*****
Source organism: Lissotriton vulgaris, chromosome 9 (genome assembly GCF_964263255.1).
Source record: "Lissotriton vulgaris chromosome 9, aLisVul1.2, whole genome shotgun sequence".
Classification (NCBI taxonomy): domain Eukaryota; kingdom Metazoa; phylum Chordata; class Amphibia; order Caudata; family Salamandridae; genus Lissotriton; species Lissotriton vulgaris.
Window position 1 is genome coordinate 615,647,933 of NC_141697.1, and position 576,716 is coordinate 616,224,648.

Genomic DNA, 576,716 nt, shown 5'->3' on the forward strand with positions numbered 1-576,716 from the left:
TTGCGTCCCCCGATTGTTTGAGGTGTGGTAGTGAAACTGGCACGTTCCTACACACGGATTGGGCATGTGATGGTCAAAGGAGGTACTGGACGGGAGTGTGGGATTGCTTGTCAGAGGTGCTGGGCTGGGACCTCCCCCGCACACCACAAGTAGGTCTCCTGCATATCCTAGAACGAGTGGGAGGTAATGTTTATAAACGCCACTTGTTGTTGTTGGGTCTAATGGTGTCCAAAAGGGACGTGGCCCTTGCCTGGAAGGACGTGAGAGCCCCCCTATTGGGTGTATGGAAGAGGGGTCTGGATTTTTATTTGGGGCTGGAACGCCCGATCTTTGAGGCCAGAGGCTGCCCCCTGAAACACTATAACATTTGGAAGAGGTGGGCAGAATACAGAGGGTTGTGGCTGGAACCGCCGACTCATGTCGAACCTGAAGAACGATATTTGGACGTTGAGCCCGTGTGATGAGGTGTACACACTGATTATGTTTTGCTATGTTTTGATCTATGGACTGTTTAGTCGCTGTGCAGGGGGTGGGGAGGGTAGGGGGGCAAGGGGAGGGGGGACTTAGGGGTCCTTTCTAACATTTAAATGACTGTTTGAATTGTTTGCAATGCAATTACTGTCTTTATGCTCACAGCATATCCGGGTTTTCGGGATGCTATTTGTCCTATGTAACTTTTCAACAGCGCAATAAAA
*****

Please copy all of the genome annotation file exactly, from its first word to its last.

Source organism: Lissotriton vulgaris, chromosome 9 (genome assembly GCF_964263255.1).
Source record: "Lissotriton vulgaris chromosome 9, aLisVul1.2, whole genome shotgun sequence".
Classification (NCBI taxonomy): domain Eukaryota; kingdom Metazoa; phylum Chordata; class Amphibia; order Caudata; family Salamandridae; genus Lissotriton; species Lissotriton vulgaris.
Window position 1 is genome coordinate 615,647,933 of NC_141697.1, and position 576,716 is coordinate 616,224,648.

Genomic DNA, 576,716 nt, shown 5'->3' on the forward strand with positions numbered 1-576,716 from the left:
TTGCGTCCCCCGATTGTTTGAGGTGTGGTAGTGAAACTGGCACGTTCCTACACACGGATTGGGCATGTGATGGTCAAAGGAGGTACTGGACGGGAGTGTGGGATTGCTTGTCAGAGGTGCTGGGCTGGGACCTCCCCCGCACACCACAAGTAGGTCTCCTGCATATCCTAGAACGAGTGGGAGGTAATGTTTATAAACGCCACTTGTTGTTGTTGGGTCTAATGGTGTCCAAAAGGGACGTGGCCCTTGCCTGGAAGGACGTGAGAGCCCCCCTATTGGGTGTATGGAAGAGGGGTCTGGATTTTTATTTGGGGCTGGAACGCCCGATCTTTGAGGCCAGAGGCTGCCCCCTGAAACACTATAACATTTGGAAGAGGTGGGCAGAATACAGAGGGTTGTGGCTGGAACCGCCGACTCATGTCGAACCTGAAGAACGATATTTGGACGTTGAGCCCGTGTGATGAGGTGTACACACTGATTATGTTTTGCTATGTTTTGATCTATGGACTGTTTAGTCGCTGTGCAGGGGGTGGGGAGGGTAGGGGGGCAAGGGGAGGGGGGACTTAGGGGTCCTTTCTAACATTTAAATGACTGTTTGAATTGTTTGCAATGCAATTACTGTCTTTATGCTCACAGCATATCCGGGTTTTCGGGATGCTATTTGTCCTATGTAACTTTTCAACAGCGCAATAAAA